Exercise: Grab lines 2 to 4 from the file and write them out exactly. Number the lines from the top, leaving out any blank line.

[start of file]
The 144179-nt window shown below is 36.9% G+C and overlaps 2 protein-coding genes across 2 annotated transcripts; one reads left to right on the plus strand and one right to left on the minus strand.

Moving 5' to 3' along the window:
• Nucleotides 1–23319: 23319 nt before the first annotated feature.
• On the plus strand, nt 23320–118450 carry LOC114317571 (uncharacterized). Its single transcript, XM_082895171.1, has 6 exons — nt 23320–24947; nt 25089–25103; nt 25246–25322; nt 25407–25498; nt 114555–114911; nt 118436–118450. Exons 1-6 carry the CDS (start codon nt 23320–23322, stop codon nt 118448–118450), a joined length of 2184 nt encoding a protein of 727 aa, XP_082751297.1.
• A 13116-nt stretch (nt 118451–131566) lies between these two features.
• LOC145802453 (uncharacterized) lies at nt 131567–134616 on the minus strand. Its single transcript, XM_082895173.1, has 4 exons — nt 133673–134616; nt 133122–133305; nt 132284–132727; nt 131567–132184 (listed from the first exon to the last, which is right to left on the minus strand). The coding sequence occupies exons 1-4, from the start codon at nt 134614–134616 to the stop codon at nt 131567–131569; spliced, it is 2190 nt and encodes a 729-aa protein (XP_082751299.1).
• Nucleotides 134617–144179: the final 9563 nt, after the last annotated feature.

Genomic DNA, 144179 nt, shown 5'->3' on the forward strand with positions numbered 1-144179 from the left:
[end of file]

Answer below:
Moving 5' to 3' along the window:
• Nucleotides 1–23319: 23319 nt before the first annotated feature.
• On the plus strand, nt 23320–118450 carry LOC114317571 (uncharacterized). Its single transcript, XM_082895171.1, has 6 exons — nt 23320–24947; nt 25089–25103; nt 25246–25322; nt 25407–25498; nt 114555–114911; nt 118436–118450. Exons 1-6 carry the CDS (start codon nt 23320–23322, stop codon nt 118448–118450), a joined length of 2184 nt encoding a protein of 727 aa, XP_082751297.1.